"There was a whole new set of people in the district, so you had two different superintendents, two different business managers, four different district office employees, a lot of flux that was off the fail end of a year where they had terminated an employee for funds that were embezzled," he said. "So there was a lot of finger pointing going on because $40,000 had gone missing, so lots of variables leading up to ESD taking over the district before I stepped in.”
Shivers and Forbess looked ahead too. At the board's request this year, she provides all records of outgoing checks.
"I think the reports that we do for the board gives them a better idea," Shivers said, adding that "because there's more than expenses. There's liabilities."
Adding to more district financial stability, Forbess strongly encouraged the board to have a $300,000 contingency fund in place, such as for building repairs.
"Reedsport had been a district that'd had good times and bad times and a lot of fluctuation," she said. "We were trying to make it where we weren't firing people one year and hiring and then laying them off again."
Shivers added that the district is working to bring back programs such as music, elementary physical education, and to build a system with continuity and stability long term.
"It just means maintaining the staff," Forbess said. This is done through board policies and "managing district resources."
Shivers said that now "we have some staff that we do believe are the right fit." She added that "in both districts we had additional staff with additional experience."
Shivers emphasized the critical need in "these last six months getting these reports done and in a timely manner."
She said "and so we continually refining the process."
He said a district's revenue comes primarily from enrollment and "you don't want to rely on grants."
The district has about 670 students and he's anticipating 40 kindergartners will attend Highland Elementary this fall, less than the 50 that was estimated.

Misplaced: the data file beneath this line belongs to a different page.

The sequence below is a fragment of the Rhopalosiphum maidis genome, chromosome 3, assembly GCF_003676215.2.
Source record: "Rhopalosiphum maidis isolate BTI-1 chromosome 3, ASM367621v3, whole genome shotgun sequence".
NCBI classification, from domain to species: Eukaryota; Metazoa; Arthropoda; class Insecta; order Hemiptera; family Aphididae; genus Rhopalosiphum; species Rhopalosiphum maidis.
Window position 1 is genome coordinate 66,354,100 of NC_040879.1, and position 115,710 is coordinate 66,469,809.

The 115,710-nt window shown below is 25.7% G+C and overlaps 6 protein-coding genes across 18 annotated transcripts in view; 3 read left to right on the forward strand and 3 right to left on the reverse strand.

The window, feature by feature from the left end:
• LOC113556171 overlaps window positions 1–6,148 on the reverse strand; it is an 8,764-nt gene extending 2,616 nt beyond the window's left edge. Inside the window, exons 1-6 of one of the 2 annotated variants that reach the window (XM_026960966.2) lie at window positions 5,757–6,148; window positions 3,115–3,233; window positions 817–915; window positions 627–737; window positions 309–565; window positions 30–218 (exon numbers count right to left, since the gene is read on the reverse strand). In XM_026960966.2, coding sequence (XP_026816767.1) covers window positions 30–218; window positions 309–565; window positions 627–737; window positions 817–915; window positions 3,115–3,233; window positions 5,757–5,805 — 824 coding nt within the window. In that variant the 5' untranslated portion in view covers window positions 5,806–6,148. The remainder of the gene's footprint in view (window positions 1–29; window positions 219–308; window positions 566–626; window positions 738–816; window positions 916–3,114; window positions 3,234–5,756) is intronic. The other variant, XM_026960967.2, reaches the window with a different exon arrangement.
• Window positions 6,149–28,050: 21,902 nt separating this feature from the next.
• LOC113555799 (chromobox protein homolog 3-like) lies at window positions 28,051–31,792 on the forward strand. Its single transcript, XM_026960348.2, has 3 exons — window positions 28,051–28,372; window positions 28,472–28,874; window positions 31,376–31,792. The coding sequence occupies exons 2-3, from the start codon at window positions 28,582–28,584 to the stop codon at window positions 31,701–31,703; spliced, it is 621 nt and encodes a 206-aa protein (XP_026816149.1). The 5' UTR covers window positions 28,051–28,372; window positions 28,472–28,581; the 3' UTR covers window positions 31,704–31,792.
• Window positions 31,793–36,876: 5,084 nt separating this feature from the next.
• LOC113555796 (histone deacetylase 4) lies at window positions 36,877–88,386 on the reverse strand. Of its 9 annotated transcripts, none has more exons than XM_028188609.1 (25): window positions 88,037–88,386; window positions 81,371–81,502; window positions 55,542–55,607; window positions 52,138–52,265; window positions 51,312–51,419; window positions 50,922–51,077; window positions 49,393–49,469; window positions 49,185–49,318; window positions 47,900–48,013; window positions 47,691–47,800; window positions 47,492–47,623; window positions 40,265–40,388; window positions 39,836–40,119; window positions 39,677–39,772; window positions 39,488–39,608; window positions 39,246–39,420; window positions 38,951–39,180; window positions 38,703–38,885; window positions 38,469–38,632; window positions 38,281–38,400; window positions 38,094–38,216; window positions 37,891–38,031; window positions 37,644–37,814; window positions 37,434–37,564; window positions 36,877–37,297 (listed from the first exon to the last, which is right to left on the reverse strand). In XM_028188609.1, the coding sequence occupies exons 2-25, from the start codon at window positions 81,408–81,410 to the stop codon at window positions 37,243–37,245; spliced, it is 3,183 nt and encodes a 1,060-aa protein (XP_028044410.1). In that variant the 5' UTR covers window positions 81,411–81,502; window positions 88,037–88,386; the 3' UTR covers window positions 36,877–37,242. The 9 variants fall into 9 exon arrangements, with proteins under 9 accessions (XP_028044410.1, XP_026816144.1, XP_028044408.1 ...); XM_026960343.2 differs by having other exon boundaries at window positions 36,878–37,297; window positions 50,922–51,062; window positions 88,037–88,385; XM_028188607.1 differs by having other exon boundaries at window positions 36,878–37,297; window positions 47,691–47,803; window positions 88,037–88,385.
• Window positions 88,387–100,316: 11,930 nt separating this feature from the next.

Forbess said the 670 population is "at a size where we have a small district." Still he emphasized that regardless of its relatively small enrollment, "You don't have any less requirements than the Portland Public School District."
All 198 school districts face the same requirements, including of course providing audits.
Forbess said if "we were to shift $50,000 to $100,000" to the district office for budgeting functions, "that means we have one less teacher in the building who is there to support the students who need it."
The World reached out to ESD, but ESD did not return calls for comment.
Oregon Department of Education provided a statement about Reedsport's now previous finance trouble, advising other districts to make sure "staff have the proper training and that reports are timely and accurate."
"The Oregon Department of Education stands ready to offer support to any district to help mitigate the risk of late submissions, but state law (ORS 327.137) is clear about the penalties once the deadline is passed," wrote Tricia Yates, ODE director of communications, in an email. "We are confident that this was a 'perfect storm' kind of event for Reedsport and don’t anticipate any late audits for the 2016-17 school year."